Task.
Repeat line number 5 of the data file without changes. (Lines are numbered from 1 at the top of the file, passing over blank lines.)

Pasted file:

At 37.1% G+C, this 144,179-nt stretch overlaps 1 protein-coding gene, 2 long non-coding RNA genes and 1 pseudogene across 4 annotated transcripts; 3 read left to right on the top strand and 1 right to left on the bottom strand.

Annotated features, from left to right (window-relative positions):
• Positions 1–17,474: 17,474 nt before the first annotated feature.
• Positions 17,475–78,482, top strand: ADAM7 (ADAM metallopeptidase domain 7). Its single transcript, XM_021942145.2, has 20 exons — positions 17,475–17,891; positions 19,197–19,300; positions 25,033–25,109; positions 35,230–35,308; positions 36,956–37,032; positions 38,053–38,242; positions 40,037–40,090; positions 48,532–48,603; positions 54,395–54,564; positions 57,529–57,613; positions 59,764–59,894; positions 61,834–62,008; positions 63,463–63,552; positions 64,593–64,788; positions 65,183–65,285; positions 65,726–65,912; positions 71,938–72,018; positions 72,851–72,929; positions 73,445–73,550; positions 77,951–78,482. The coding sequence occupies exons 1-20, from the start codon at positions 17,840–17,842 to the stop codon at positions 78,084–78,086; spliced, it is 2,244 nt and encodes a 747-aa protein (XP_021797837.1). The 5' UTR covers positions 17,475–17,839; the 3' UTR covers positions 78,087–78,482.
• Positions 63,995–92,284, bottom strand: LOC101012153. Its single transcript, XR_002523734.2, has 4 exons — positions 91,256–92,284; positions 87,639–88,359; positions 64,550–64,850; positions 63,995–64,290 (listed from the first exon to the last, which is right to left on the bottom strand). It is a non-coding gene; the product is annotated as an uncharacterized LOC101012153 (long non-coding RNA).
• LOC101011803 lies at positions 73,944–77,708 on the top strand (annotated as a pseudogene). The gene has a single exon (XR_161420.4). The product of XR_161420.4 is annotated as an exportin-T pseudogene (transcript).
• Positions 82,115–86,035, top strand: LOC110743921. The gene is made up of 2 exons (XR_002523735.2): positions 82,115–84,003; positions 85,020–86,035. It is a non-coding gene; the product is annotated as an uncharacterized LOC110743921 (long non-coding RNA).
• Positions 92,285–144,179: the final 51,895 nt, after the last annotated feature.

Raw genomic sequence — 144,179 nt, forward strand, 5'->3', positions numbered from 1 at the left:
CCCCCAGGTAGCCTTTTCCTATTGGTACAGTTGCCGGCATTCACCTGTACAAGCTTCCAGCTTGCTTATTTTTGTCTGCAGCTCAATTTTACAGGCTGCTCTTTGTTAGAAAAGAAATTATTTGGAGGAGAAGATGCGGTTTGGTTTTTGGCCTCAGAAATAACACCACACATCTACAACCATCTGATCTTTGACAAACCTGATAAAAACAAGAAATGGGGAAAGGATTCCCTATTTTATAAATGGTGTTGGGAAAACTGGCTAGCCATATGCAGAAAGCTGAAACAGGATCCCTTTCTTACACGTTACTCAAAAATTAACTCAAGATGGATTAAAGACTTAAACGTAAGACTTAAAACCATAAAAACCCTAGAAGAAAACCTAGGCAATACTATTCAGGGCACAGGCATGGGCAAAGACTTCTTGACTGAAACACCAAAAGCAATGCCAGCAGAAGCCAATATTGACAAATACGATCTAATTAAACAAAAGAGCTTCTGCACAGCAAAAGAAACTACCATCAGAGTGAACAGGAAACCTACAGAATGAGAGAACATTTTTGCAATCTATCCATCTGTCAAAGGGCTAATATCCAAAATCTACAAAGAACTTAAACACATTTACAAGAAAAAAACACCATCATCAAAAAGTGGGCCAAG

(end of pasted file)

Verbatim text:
• Positions 63,995–92,284, bottom strand: LOC101012153. Its single transcript, XR_002523734.2, has 4 exons — positions 91,256–92,284; positions 87,639–88,359; positions 64,550–64,850; positions 63,995–64,290 (listed from the first exon to the last, which is right to left on the bottom strand). It is a non-coding gene; the product is annotated as an uncharacterized LOC101012153 (long non-coding RNA).